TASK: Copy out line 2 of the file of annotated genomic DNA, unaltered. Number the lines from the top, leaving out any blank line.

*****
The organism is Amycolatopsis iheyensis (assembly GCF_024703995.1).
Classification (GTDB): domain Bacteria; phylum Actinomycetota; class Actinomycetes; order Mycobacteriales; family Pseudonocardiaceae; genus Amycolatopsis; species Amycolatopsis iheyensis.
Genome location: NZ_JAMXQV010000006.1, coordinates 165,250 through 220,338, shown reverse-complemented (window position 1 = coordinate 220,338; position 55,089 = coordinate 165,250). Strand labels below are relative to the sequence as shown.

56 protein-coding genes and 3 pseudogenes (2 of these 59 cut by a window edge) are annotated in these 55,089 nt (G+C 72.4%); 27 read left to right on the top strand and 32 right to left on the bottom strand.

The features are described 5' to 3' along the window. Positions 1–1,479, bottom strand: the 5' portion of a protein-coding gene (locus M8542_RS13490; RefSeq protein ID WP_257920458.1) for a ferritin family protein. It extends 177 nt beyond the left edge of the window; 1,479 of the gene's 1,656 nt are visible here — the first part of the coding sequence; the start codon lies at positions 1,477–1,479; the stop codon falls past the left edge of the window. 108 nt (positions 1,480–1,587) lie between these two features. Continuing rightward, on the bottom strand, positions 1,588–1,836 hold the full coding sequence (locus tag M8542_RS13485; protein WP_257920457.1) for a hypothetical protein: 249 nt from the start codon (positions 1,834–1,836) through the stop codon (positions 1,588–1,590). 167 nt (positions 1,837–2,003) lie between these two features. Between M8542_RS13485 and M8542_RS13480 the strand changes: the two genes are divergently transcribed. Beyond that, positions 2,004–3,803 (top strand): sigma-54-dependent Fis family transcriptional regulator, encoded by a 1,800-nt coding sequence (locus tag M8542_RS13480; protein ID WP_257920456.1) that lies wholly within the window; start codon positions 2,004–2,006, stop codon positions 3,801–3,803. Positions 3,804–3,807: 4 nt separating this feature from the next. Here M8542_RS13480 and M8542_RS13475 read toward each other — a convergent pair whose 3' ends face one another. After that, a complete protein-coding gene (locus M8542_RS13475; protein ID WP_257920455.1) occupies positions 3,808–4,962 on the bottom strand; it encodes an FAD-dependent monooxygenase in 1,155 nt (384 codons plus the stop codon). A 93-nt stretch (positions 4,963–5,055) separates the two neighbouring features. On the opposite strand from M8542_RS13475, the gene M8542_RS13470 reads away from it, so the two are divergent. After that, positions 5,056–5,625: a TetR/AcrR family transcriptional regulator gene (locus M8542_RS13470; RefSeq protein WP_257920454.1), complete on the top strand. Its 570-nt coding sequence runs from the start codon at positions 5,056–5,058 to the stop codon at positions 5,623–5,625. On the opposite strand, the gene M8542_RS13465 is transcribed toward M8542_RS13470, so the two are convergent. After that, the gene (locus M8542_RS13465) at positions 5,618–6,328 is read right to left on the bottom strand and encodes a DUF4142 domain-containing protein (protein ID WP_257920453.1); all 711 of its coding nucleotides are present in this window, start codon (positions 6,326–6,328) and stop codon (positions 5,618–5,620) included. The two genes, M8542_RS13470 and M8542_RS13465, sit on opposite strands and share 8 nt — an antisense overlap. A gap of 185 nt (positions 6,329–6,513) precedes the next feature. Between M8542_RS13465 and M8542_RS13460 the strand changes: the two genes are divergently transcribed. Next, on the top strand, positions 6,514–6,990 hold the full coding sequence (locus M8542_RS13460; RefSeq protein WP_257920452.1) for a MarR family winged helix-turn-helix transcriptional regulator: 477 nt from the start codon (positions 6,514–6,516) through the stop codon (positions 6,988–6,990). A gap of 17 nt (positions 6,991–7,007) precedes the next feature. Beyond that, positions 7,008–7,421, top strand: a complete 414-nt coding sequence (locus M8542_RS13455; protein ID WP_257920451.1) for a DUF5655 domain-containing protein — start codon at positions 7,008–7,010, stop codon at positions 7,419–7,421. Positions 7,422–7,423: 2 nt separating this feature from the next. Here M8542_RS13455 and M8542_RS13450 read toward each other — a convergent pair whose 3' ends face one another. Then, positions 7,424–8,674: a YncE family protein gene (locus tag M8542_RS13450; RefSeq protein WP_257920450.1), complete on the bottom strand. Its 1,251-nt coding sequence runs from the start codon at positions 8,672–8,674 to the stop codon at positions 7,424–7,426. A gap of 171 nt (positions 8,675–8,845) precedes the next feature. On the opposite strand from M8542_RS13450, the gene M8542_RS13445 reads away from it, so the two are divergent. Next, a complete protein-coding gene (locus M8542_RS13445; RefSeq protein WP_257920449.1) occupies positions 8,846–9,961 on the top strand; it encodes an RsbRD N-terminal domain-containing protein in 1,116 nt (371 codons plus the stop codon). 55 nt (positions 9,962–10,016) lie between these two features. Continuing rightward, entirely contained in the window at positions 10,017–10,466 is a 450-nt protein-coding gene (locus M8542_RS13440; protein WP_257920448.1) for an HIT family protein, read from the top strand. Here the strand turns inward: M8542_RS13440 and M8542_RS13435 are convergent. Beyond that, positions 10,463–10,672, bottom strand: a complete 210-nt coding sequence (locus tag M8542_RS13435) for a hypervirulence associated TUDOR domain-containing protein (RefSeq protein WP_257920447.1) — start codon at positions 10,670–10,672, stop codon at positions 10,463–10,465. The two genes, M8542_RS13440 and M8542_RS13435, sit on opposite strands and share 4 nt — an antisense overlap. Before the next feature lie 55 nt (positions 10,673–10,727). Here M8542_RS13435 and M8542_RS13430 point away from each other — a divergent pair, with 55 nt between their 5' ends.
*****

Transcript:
Classification (GTDB): domain Bacteria; phylum Actinomycetota; class Actinomycetes; order Mycobacteriales; family Pseudonocardiaceae; genus Amycolatopsis; species Amycolatopsis iheyensis.